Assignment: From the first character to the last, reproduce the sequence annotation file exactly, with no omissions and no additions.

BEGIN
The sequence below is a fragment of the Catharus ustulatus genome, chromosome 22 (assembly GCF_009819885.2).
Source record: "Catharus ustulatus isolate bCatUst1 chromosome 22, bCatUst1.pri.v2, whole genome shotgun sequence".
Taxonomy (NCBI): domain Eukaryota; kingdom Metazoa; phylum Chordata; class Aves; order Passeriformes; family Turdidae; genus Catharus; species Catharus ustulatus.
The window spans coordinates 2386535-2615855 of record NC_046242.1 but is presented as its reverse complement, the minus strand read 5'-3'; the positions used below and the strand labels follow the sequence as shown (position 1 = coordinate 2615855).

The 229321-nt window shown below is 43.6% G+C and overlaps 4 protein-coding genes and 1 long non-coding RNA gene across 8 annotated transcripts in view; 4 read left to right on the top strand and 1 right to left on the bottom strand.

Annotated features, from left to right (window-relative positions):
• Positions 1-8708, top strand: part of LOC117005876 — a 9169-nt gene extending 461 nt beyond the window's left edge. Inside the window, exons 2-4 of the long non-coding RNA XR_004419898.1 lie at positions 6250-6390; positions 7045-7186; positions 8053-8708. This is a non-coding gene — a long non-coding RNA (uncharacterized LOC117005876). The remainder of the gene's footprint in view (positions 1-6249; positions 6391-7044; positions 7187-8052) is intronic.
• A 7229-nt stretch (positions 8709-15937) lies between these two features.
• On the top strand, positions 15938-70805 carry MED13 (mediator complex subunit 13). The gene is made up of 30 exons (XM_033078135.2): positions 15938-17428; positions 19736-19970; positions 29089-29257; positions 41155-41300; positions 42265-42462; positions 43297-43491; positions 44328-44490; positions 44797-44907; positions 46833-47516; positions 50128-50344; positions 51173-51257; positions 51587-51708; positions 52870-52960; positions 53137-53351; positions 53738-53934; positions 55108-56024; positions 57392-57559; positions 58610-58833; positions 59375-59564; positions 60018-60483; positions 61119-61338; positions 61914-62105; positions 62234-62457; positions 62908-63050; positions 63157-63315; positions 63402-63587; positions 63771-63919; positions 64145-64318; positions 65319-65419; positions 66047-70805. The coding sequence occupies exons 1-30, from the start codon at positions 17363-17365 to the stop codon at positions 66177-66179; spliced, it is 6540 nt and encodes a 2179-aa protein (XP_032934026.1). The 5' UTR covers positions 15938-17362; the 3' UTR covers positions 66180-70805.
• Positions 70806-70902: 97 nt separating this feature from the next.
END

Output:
The sequence below is a fragment of the Catharus ustulatus genome, chromosome 22 (assembly GCF_009819885.2).
Source record: "Catharus ustulatus isolate bCatUst1 chromosome 22, bCatUst1.pri.v2, whole genome shotgun sequence".
Taxonomy (NCBI): domain Eukaryota; kingdom Metazoa; phylum Chordata; class Aves; order Passeriformes; family Turdidae; genus Catharus; species Catharus ustulatus.
The window spans coordinates 2386535-2615855 of record NC_046242.1 but is presented as its reverse complement, the minus strand read 5'-3'; the positions used below and the strand labels follow the sequence as shown (position 1 = coordinate 2615855).

The 229321-nt window shown below is 43.6% G+C and overlaps 4 protein-coding genes and 1 long non-coding RNA gene across 8 annotated transcripts in view; 4 read left to right on the top strand and 1 right to left on the bottom strand.

Annotated features, from left to right (window-relative positions):
• Positions 1-8708, top strand: part of LOC117005876 — a 9169-nt gene extending 461 nt beyond the window's left edge. Inside the window, exons 2-4 of the long non-coding RNA XR_004419898.1 lie at positions 6250-6390; positions 7045-7186; positions 8053-8708. This is a non-coding gene — a long non-coding RNA (uncharacterized LOC117005876). The remainder of the gene's footprint in view (positions 1-6249; positions 6391-7044; positions 7187-8052) is intronic.
• A 7229-nt stretch (positions 8709-15937) lies between these two features.
• On the top strand, positions 15938-70805 carry MED13 (mediator complex subunit 13). The gene is made up of 30 exons (XM_033078135.2): positions 15938-17428; positions 19736-19970; positions 29089-29257; positions 41155-41300; positions 42265-42462; positions 43297-43491; positions 44328-44490; positions 44797-44907; positions 46833-47516; positions 50128-50344; positions 51173-51257; positions 51587-51708; positions 52870-52960; positions 53137-53351; positions 53738-53934; positions 55108-56024; positions 57392-57559; positions 58610-58833; positions 59375-59564; positions 60018-60483; positions 61119-61338; positions 61914-62105; positions 62234-62457; positions 62908-63050; positions 63157-63315; positions 63402-63587; positions 63771-63919; positions 64145-64318; positions 65319-65419; positions 66047-70805. The coding sequence occupies exons 1-30, from the start codon at positions 17363-17365 to the stop codon at positions 66177-66179; spliced, it is 6540 nt and encodes a 2179-aa protein (XP_032934026.1). The 5' UTR covers positions 15938-17362; the 3' UTR covers positions 66180-70805.
• Positions 70806-70902: 97 nt separating this feature from the next.